1. Background

Influenza viruses are segmented, negative-strand RNA viruses belonging to the family of Orthomyxoviridae and they are divided in three major types, A, B, and C (1). All three types of influenza are found in humans, but only the Influenza type A viruses are found in birds and are called “avian influenza (AI) viruses”. Type A influenza viruses are divided into subtypes based on the antigenic properties of the major surface glycoproteins: the hemagglutinin (HA) and neuraminidase (NA) proteins. In total, 16 HA sub types (H1–H16) and nine neuraminidase subtypes (N1–N9) are described at present (1). H9N2 virus shares similar receptor binding epitopes with human influenza viruses, witha broader host range, and human infections have been reported. In addition, the latency of H9N2 AIV infection in chickens caused this infection to be easily overlooked and increases the chance of human infection.

Although AI vaccines have been effective in providing protection against clinical signs and death among poultry (2-4), they are not commonly used as part of control and eradication programmes of LPAI or HPAI virus infections (3). For a number of reasons, including the concerns over poultry and poultry products trade embargoes, quarantine and elimination of infected flocks (i.e. stamping out or controlled marketing) are often desirable measurements to control AI. An additional limitation is that traditional AI virus vaccines can interfere with serologic surveillance; hence, these vaccines induce antibodies that are indistinguishable from the antibodies produce in live virus infected birds, as determined by commercial enzyme-linked immunosorbent assays (ELISAs), and hemagglutination inhibition assays (HAI) (5, 6). Therefore, the efforts have been focused on developing new serologic tools to allow differentiation of infected from vaccinated animals, which is commonly known as the DIVA strategy.

For international commerce of vaccinated birds, the DIVA strategy needs to not only differentiate infected and vaccinated birds, but also to identify vaccinated AIV infected birds. Several different DIVA strategies have been proposed (7), some of which require appropriate vaccines and specific companion serologic discriminatory tests (8-12). This sort of strategy is important to provide a guarantee to trading partners to safely trade influenza free poultry products. The DIVA strategy has been accepted by some European countries in as an approach to monitor and provide assurance to the infection-free status of vaccinated poultry during an LPAI outbreak (7, 13). One potential target for the DIVA strategy for avian influenza virus is the nonstructural (NS1) protein. The NS1 protein is encoded by the smallest gene segment of influenza virus, segment 8, and which has a critical role in suppression of interferon induction in the host cells that increases the virus replication efficiency (14). The NS1 protein is a conserved protein amongst type A influenza viruses, but it compromises of two major subtypes, A and B, which differ by about 35% of nucleotides (15).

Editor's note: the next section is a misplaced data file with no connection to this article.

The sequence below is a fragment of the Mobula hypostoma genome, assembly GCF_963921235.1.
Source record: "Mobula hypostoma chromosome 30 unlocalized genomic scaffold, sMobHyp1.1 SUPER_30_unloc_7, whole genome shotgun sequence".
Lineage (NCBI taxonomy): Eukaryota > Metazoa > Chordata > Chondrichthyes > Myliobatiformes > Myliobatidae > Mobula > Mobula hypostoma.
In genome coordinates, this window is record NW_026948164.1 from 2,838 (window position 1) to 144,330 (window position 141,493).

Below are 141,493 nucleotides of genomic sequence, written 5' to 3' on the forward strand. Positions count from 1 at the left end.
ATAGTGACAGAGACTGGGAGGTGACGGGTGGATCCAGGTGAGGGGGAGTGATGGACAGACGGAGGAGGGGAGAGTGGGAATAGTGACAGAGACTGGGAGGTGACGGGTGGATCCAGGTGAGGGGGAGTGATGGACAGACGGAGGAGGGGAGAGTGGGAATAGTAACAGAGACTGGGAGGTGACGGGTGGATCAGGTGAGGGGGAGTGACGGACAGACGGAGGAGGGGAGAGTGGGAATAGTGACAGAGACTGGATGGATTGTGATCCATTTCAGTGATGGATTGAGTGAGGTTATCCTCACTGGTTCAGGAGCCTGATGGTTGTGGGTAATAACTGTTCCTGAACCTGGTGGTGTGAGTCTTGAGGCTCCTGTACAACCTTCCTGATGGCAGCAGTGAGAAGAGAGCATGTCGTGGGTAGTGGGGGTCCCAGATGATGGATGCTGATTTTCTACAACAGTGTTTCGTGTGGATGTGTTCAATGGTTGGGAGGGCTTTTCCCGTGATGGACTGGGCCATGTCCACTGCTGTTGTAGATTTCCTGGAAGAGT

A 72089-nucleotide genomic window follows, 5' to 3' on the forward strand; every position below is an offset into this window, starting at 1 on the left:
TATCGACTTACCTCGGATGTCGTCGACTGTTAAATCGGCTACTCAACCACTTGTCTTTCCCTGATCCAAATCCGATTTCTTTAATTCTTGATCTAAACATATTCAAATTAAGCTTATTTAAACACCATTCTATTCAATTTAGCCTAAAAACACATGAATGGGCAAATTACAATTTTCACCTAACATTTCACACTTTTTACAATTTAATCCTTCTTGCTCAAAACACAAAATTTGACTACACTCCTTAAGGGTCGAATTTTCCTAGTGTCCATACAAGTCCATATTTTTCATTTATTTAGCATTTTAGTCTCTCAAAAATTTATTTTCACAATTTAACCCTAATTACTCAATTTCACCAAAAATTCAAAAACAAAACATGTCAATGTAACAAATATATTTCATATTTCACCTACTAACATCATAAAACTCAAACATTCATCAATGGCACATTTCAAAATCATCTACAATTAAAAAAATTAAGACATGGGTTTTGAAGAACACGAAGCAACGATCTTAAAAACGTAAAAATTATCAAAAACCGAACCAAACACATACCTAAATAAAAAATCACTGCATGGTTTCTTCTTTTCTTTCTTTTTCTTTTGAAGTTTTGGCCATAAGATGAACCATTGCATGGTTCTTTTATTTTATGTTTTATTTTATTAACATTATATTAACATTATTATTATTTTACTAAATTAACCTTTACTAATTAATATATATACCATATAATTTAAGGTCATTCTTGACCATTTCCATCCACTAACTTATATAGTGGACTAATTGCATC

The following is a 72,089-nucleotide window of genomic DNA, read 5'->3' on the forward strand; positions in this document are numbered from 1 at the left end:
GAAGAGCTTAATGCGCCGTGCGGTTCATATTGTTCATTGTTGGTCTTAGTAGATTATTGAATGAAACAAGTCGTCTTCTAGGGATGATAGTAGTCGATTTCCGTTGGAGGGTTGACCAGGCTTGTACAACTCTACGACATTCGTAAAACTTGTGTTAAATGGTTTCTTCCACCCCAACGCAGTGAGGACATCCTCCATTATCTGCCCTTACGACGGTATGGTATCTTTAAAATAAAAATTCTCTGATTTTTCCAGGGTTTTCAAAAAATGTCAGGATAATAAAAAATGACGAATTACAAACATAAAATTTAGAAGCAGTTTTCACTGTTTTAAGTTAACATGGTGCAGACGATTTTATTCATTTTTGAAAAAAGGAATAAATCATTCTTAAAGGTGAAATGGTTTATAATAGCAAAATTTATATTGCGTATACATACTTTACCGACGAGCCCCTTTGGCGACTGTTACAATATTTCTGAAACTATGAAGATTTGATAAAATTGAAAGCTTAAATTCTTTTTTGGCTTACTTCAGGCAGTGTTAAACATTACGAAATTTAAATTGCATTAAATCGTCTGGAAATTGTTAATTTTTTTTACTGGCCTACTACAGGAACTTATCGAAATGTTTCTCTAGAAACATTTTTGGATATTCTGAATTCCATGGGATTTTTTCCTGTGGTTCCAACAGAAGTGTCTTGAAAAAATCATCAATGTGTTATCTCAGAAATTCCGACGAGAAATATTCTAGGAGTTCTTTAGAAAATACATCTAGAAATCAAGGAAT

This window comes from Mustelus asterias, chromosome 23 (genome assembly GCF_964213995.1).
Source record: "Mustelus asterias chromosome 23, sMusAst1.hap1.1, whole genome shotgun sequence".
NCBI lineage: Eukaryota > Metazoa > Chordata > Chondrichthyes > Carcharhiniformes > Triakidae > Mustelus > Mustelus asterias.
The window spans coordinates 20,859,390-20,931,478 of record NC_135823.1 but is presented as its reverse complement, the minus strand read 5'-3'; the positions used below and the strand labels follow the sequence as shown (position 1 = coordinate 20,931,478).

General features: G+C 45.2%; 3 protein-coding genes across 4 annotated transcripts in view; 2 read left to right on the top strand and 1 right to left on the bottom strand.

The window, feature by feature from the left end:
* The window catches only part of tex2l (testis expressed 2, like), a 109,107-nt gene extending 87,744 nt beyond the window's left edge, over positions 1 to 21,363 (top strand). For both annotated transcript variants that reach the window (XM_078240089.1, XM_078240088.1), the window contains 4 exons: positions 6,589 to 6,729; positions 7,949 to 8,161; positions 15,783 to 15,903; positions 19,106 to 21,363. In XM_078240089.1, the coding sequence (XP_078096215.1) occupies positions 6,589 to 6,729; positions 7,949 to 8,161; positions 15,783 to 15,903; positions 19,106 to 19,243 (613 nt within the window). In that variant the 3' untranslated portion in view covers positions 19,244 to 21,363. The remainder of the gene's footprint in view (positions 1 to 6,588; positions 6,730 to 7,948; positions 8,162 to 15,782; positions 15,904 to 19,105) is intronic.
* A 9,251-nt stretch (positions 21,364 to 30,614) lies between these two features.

The NS1 protein is produced during influenza virus replication in infected cells (12, 16), but it is not packaged into the infectious viral particle, being a true nonstructural protein. Because most AIV vaccines are mostly chemically inactivated, vaccinated animals theoretically should not express humoral response to the NS1 protein, but infected poultries secret anti NS1 antibodies at high levels. This NS1 DIVA approach was first proposed for equine influenza viruses management, and purified NS1 protein was used to detect antibodies against NS1 in serum samples from ponies and horses experimentally infected with influenza virus (16, 17). Serologic studies on chickens and turkeys using an ELISA with AIV NS1 protein produced in Escherichia coli as antigen indicated that infected birds showed higher levels of NS1 antibody as compared to vaccinated birds (12, 18).